This blog is very personal. It has to do with Scott,  my wife’s cousin.  He is a man in his 50’s who is dying of brain cancer.  Judy and I recently visited with Scott and his wife, Kathy.   We talked together about Scott’s deteriorating condition and his departure from this life.  Scott and I have talked often about his journey with cancer the last couple of years.  My reason for writing about Scott is to share his testimony of faith and the example he has been to me of a younger man prepared to die.

As Scott’s conditioned has worsened, he has continued to turn his gaze unto Jesus.  It has been an inspiration to hear him express his trust in Jesus.  The peace and rest he has in his Savior is a powerful testimony to all who know him.  His concern is for his wife, three daughters and his dad.  We have talked about his dying as being a gift to his loved ones.  Listen to what Henri Nouwen has to say about our dying. “But we can choose to befriend our death as Jesus did……As men and women who have faced our morality, we can help our brothers and sisters to dispel the darkness of death and guide them toward the light of God’s grace.”  Scott’s attitude about his own death has become a gift to his family, in the midst of their sorrow with his possibility of going to be with the Lord.

Men I write about Scott because I want to challenge you to come to peace about your own death.  Do not be afraid of death or even contemplating your own death.  Remember Paul’s word to us. “Where, O death, is your victory? Where, O death, is your sting?…But thanks be to God!  He gives us the victory through our Lord Jesus Christ.” (I Cor 15:55&57).  I learned years ago from Eugene Peterson to pray for a good death.  Remember you have no control over when and how you will die.  So fix your eyes on the one who is “the resurrection and the life.”  Paul exhorts us to “…fix our eyes not on what is seen, but when is unseen, since what is seen is temporary, but what is unseen is eternal.” (II Cor 5:18)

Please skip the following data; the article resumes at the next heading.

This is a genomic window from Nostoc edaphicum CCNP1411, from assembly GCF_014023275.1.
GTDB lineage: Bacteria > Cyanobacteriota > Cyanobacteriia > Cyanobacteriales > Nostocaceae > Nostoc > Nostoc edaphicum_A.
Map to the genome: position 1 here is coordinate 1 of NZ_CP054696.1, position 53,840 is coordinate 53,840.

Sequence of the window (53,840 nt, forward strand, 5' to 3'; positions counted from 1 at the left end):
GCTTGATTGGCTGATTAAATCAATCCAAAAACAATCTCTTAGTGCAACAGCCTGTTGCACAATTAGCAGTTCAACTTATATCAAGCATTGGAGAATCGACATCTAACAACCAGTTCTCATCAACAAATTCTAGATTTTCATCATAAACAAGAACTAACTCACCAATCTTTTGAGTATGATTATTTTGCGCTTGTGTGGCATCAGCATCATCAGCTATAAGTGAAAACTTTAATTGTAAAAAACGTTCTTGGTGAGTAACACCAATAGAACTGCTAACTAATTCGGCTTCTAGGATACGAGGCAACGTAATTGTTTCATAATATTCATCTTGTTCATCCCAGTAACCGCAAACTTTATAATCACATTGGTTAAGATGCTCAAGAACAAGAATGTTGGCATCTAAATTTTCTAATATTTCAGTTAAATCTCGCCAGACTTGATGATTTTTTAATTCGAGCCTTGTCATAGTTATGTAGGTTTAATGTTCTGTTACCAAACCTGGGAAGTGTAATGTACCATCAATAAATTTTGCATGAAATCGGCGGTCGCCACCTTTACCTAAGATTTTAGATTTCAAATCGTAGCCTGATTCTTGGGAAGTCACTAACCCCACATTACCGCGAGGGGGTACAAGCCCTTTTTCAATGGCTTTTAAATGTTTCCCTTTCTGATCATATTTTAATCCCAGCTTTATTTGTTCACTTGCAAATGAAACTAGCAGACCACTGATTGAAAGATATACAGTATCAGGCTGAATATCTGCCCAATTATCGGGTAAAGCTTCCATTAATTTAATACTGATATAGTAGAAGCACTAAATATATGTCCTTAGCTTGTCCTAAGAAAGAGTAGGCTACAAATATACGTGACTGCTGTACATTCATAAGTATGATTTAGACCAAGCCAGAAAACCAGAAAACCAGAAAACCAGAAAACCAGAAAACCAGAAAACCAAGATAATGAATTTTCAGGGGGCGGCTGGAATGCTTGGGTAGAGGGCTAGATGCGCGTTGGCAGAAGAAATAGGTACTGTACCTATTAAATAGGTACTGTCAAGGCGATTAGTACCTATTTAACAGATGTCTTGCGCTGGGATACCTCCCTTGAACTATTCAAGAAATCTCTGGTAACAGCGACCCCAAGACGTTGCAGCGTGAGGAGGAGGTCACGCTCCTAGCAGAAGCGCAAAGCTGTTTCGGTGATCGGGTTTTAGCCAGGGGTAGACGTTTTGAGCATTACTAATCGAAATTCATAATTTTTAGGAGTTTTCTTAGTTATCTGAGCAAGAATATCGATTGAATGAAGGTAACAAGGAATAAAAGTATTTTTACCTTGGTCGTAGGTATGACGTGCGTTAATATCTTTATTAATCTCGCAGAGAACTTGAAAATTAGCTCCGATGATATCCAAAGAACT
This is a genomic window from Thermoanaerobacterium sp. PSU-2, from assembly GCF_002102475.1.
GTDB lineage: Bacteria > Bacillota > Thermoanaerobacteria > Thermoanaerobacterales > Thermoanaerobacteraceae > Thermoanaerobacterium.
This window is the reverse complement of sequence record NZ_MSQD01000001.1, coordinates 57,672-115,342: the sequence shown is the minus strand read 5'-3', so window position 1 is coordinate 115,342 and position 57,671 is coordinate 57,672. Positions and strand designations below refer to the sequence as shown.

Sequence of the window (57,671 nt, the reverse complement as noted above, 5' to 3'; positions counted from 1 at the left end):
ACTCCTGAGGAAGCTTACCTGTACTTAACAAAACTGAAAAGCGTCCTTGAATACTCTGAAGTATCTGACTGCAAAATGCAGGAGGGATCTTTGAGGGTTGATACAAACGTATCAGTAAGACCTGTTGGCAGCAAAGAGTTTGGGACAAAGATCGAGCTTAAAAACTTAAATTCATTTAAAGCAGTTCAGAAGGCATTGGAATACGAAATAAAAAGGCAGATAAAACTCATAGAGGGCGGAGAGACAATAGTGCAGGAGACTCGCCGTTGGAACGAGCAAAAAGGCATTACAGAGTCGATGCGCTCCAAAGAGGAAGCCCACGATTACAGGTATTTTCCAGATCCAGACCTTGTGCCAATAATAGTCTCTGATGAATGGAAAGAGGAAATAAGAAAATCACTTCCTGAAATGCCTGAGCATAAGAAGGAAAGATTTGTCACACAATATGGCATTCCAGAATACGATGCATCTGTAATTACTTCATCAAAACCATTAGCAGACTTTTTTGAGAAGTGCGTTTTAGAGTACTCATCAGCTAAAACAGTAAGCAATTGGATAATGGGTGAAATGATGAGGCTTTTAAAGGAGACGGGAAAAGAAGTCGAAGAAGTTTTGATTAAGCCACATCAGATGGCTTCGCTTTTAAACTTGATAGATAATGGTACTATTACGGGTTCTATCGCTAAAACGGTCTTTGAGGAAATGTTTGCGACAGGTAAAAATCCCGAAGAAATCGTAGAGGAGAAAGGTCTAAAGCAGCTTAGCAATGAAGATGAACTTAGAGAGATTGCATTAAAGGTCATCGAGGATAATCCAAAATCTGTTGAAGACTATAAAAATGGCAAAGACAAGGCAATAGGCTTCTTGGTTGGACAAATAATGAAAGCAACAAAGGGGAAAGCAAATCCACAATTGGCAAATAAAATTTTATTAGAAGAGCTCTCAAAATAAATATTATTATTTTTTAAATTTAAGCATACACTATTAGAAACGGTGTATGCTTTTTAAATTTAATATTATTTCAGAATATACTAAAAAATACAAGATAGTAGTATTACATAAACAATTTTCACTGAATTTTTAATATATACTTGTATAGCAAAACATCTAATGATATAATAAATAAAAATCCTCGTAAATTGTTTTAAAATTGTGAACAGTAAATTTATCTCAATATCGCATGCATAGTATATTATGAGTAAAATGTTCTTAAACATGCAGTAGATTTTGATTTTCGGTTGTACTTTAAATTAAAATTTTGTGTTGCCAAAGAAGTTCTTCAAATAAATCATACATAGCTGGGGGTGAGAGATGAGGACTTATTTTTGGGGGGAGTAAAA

Here are  two suggestions to consider as you journey through life.  First, come to peace with your own death.  If you are a follower of Jesus, don’t let anyone or anything in this life, rob you of the joy of going to heaven.  “The desire to break camp here and be with Christ is powerful” lamented Paul. “Some days I can think of nothing better.” (Phil 1:23).  So think about heaven and the joy of being there.  Don’t get to weighed down with the affairs of this world.  Remember your “citizenship is in heaven.” (Phil 3:20).

Secondly, don’t be afraid to talk about death with your loved ones, especially your children.  We did that during family devotions after funerals of church  and family members.  It helps your children to see that death is a natural part of the journey.  Yes, there will be sorrow.  But Jesus has promised to be with us in those times, to bring healing to our hearts.  Our sorrow is not for our departed loved one, but for ourselves.